Shoulderpod S1

Summary

Shooting video for long periods of time is hard on the hand and wrist, which can lead to shaky footage. The Shoulderpod S1 is a great solution for this, and useful a few other things, as well.

Details

I initially purchased the Shoulderpod S1 because I was looking for a lightweight rig that would allow me to turn my iPhone 6s Plus into more of a video camera, or at least something that looked a little more legit. Anyone can just hold a phone up and record something, but having some kind of video-specific case or iOgrapher or something like that made sense, but I also wanted something that was small enough to easily carry around, and simple even to set up and deconstruct easily. I bought the iOgrapher for my iPad Mini, so for my phone I opted for something a little less obtrusive.

The Shoulderpod S1 is a device that clamps down on your phone (even the giant iPhone 6s Plus) and allows you to hold it sidewise. Your hand wraps around a little handle, and the phone is held steady by the clamp. Fairly simple mechanism.

On top of that, though, the handle can be screwed off and the clamp can be attached to a tripod. Now you’ve got a landscape-mode phone atop a tripod, which makes shooting a hell of a lot easier (if you’ve got the right tripod).

Further, the clamp’s bottom is flat, so you can easily rest it on a flat surface, like a tabletop, and record that way, sans tripod. You can also set the clamp up so that it props the phone’s screen up vertically, allows you to record yourself, or playback video, with hands-free ease.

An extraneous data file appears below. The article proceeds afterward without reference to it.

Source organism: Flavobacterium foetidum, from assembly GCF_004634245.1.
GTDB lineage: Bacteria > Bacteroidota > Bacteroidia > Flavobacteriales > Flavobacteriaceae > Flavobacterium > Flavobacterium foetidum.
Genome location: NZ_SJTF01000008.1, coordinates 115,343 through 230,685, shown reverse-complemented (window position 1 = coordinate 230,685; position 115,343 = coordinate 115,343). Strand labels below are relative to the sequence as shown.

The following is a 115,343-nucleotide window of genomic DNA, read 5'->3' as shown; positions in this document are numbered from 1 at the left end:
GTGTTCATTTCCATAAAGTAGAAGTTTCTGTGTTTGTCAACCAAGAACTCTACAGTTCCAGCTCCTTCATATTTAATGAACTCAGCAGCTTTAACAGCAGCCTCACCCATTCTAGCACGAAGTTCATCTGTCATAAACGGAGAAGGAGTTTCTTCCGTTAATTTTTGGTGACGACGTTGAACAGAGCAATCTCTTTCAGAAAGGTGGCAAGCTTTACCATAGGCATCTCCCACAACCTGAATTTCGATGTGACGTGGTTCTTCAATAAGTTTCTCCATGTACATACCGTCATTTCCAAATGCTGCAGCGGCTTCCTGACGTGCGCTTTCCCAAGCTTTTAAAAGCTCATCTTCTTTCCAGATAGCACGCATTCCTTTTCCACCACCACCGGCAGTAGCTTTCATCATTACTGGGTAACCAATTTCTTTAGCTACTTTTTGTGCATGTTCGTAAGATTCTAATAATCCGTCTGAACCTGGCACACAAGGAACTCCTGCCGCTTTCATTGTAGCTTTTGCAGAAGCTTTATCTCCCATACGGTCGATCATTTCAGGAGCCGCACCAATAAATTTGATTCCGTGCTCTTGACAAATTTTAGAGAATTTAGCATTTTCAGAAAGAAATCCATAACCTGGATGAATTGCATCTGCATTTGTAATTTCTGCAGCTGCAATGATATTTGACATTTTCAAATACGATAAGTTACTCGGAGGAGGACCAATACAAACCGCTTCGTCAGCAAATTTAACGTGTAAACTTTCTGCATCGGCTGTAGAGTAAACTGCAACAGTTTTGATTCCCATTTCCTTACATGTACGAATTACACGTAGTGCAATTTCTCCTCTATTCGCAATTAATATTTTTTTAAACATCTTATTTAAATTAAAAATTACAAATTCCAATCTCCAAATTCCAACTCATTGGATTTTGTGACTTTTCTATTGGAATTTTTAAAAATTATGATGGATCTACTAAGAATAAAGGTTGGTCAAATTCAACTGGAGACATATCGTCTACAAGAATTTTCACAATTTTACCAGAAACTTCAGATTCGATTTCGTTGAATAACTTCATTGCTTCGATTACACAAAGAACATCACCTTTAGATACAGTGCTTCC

I wasn’t sure how I’d feel about the Shoulderpod S1 at first, as I found it took me several shoots before I actually used it. The tripod-attaching feature is nice, but I more often use the (fall slimmer, and therefore more bag-ready) top portion of the GripTight Gorillapod stand, so I wondered if it would survive the culling that takes place after each of my trips; the weak discarded for better equipment moving forward. After a shot with the owners of the Seattle Pinball Museum, however, I found that it was the ideal solution for longer-format video recording during which I am behind the camera. It looks professional, it works well, and it kept my hand from shaking too much, even after a half-hour of holding it steady in front of my face as I asked questions of my interviewees.

 

Procure It

Via Amazon